Some residents of Mayor Patricia Chase-Green’s constituency, Tucville – North Ruimveldt, have complained that the historic March 2016 Local Government Elections (LGE) did not usher in significant development for the community as expected.
Flooding, overgrown vegetation, clogged drains and pothole-filled roads continue to plague residents of Constituency 12, which is represented on the Georgetown City Council by the Chief Citizen. Chase-Green has been the city’s Mayor since the March 2016 LGE. Prior to that, she served for 22 years on the oft-criticised council including as Deputy Mayor.
With Chase-Green leading the council, some residents felt that pressing issues in the community would have been tackled. However, they said this has not happened and their hope for improvements now lies in the hands of the constituency councillor who will be elected when LGE are held on November 12.
When contacted on the residents’ complaints, Chase-Green cited financial constraints but said some work had been done. She told Stabroek News that with $5M recently made available for constituencies through the Ministry of Communities, some streets in the Stevedore Housing Scheme were rehabilitated. She also pointed out that drainage and irrigation works were carried out in Festival City, North Ruimveldt, bringing some amount of relief to residents who experience periodic flooding.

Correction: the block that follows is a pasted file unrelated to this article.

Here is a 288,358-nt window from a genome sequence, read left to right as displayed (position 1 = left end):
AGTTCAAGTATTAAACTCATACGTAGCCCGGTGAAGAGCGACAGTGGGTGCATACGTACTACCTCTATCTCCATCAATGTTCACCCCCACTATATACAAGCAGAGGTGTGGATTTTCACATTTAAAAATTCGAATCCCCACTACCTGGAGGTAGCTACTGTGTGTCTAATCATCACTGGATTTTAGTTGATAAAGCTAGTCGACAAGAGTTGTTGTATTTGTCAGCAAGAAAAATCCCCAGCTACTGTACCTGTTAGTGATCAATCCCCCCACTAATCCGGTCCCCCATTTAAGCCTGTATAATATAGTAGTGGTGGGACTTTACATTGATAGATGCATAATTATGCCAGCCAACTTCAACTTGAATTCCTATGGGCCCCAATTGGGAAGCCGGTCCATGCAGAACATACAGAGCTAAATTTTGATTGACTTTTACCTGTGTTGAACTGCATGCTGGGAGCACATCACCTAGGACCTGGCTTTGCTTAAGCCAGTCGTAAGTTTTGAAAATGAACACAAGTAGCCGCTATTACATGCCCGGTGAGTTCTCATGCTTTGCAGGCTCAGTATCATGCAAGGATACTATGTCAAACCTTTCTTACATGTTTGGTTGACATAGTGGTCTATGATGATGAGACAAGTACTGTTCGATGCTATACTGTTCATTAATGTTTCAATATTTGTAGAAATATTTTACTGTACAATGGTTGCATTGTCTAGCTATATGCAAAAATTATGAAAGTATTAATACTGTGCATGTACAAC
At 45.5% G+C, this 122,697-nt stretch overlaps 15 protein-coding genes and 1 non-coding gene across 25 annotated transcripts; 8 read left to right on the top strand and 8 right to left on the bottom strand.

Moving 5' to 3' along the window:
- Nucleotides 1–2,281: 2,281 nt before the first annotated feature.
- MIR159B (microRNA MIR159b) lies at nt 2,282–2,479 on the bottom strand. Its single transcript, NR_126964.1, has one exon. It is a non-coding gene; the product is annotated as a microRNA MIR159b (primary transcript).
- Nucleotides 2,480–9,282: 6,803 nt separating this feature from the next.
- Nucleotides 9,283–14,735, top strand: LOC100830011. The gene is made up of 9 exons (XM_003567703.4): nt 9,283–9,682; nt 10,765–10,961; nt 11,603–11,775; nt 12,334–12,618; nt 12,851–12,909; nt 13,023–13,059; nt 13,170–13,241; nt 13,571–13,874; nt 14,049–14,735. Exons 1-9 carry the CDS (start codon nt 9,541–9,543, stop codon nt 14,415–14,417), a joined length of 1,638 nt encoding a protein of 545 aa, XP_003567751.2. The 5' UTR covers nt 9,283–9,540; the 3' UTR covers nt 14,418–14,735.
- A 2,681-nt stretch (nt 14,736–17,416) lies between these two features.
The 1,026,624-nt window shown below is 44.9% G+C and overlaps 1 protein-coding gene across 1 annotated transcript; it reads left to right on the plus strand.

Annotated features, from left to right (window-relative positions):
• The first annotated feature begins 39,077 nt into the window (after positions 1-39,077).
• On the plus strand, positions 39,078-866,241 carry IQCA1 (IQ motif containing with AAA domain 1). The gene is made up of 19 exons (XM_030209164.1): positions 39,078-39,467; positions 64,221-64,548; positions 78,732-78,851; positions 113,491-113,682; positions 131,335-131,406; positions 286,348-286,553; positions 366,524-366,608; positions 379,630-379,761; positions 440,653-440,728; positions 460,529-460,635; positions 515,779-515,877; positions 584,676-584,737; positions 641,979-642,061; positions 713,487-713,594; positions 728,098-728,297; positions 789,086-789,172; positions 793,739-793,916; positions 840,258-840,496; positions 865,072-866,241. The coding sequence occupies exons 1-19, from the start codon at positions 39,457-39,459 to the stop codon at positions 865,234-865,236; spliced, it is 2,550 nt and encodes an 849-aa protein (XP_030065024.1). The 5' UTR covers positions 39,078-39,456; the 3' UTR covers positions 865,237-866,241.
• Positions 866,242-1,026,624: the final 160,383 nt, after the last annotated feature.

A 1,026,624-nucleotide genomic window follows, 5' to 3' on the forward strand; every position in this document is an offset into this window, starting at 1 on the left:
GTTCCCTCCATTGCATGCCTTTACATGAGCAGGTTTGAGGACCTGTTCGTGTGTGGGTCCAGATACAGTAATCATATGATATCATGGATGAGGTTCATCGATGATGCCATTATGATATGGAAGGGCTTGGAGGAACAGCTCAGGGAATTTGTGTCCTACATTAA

In addition, the Mayor said, some lights are soon to be installed at priority areas in the community.
Nonetheless, Floyd Ward, a resident of Lamaha Park lamented the deplorable state of the roads in his community. Several streets, Stabroek News observed, have deteriorated to the extent where the layer of clay bricks have eroded leaving the sand exposed underneath. Potholes have developed into craters over time which become pools whenever it rains, forcing residents to have to carefully navigate their way on the street, Ward said.
“The entrance nice up by some UG (University of Guyana) students but that’s all we have seen… we have the roads to fix, the drains to clean and we need street lights. Nothing has happened in that past two years. The entrance does be dark at nights and you can easily get stick up,” explained Ward, when asked about the issues that need addressing.
In North Ruimveldt, a businesswoman who asked not to be named, complained of flooding and no street lights, issues she had expected to be fixed following the 2016 LGE.
“The biggest problems in this area are the flooding and the need for street lights. A little rainfall and we get flood. This has always been an issue for us and we thought we would have gotten some relief with a new council,” the businesswoman asserted.
“We see her on TV, this is her constituency but we only see her on TV. We haven’t seen her around here since she become the Mayor,” the woman said when asked about Chase-Green’s presence in the community.
Another individual said he has not noticed any developments in the community and promises made during the campaign leading up to the 2016 elections are still to be fulfilled.